Manpower shortage, Heroin Crisis Challenge Harford Sheriff’s Office

County Executive Glassman increases budget to sheriff’s office to help close gaps.

The Harford County Sheriff’s Office has 25 vacancies at a time when the county continues to grapple with a heroin crisis. As officials keep a close and concerned eye on the growing presence of carfentanil and an increase in overdose deaths within the county that has already exceeded 2016 levels, County Executive Barry Glassman has committed to an increase in the office’s budget to help retain and increase the office’s manpower.  Sheriff Jeffrey Gahler presented these issues at a recent County Council work session.

The Baltimore Sun reports:

While the county’s principal law enforcement agency is getting a boost in funding to provide raises for its sworn officers, the Sheriff’s Office has “25 holes in our schedule that we’re carrying,” Gahler said during a recent work session with the County Council on his agency’s proposed $76.5 million budget for fiscal 2018.

“Any time we have a vacancy, it’s a [risk] to the citizens in not having a deputy out there on the street,” Gahler said.

The 25 “holes” the sheriff referred to includes 10 vacant positions among law enforcement deputies and 15 graduates of the Sheriff’s Office police academy who, following their late April graduation, must go through weeks of field training before they can hit the road on their own.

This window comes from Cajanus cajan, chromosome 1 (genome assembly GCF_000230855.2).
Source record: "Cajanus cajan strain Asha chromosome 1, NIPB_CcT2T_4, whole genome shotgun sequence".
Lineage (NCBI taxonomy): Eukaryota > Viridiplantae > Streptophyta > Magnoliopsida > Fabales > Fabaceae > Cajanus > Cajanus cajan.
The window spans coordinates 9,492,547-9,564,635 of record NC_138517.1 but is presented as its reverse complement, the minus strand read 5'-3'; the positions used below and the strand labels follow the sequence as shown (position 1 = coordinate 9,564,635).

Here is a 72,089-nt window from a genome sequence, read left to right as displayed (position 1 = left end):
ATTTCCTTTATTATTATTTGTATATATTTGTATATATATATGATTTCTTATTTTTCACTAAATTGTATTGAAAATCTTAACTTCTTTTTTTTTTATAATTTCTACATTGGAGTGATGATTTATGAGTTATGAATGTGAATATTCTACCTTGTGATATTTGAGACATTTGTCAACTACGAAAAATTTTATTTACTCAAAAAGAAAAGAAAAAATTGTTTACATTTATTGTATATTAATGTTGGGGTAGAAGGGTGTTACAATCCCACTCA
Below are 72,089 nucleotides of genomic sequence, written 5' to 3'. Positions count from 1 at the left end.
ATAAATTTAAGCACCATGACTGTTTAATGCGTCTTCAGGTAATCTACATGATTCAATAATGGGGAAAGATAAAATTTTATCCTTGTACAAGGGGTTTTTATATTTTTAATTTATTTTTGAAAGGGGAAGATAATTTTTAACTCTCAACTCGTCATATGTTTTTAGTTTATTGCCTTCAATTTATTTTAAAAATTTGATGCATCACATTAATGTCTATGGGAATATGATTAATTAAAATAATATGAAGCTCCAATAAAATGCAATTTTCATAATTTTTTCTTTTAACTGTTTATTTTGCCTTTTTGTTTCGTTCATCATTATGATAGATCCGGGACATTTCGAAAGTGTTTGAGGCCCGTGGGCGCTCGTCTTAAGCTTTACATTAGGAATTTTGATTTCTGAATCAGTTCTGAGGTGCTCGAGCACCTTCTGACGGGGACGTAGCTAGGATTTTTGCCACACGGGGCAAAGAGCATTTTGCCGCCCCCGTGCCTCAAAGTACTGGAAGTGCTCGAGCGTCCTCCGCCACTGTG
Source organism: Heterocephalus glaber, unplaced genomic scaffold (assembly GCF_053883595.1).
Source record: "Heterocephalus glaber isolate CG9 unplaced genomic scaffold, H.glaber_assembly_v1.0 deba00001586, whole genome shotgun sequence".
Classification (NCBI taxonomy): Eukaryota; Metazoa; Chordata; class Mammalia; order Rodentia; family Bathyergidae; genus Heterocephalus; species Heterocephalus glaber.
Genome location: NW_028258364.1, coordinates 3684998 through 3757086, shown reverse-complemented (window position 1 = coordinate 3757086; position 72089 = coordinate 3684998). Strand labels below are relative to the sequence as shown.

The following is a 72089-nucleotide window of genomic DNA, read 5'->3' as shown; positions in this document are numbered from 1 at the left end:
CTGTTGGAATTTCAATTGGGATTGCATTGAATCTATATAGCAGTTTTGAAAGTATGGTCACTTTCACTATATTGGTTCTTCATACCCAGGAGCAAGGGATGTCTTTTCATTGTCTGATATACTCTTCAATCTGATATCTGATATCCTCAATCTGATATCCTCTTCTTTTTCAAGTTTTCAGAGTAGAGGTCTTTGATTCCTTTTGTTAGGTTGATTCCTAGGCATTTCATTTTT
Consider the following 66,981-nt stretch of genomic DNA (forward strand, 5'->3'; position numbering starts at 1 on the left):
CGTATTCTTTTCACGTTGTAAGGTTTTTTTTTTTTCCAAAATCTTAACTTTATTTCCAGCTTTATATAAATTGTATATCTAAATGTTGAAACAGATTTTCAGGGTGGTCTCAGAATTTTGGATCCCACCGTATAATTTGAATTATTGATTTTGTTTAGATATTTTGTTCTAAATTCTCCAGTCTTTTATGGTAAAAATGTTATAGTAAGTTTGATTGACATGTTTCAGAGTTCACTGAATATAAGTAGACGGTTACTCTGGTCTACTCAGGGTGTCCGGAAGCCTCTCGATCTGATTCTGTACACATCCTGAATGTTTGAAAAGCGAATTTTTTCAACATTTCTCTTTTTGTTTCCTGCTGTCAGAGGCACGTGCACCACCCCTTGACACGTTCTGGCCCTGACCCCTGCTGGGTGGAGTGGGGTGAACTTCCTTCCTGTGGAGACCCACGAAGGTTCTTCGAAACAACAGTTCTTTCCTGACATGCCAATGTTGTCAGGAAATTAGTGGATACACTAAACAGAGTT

Gahler told council members that his investigators are watching for the drug to show up in Harford County, warning them “carfentanil is coming” and that “it’s going to kill a lot more people.”

“We know where this is going to lead us, to even higher numbers on our boards,” Gahler said.

The proposed $76.5 million budget for next year comes with a net increase of nearly $2 million more than the $74.5 million Sheriff’s Office budget approved for this year.

Glassman is committing $2.2 million for the first year of salary increases for deputies, along with $317,344 to cover a 4 percent merit salary increase for civilian employees — he is funding 4 percent salary increases for all eligible county employees, his third annual employee salary increase.

Gahler told council members he expects “all the compression issues to some degree will be nearly fully addressed.”

“It is a very fair and equitable plan for the men and women of the sheriff’s office in their sworn roles and capacities,” he said.

Read the full article in The Baltimore Sun to learn more.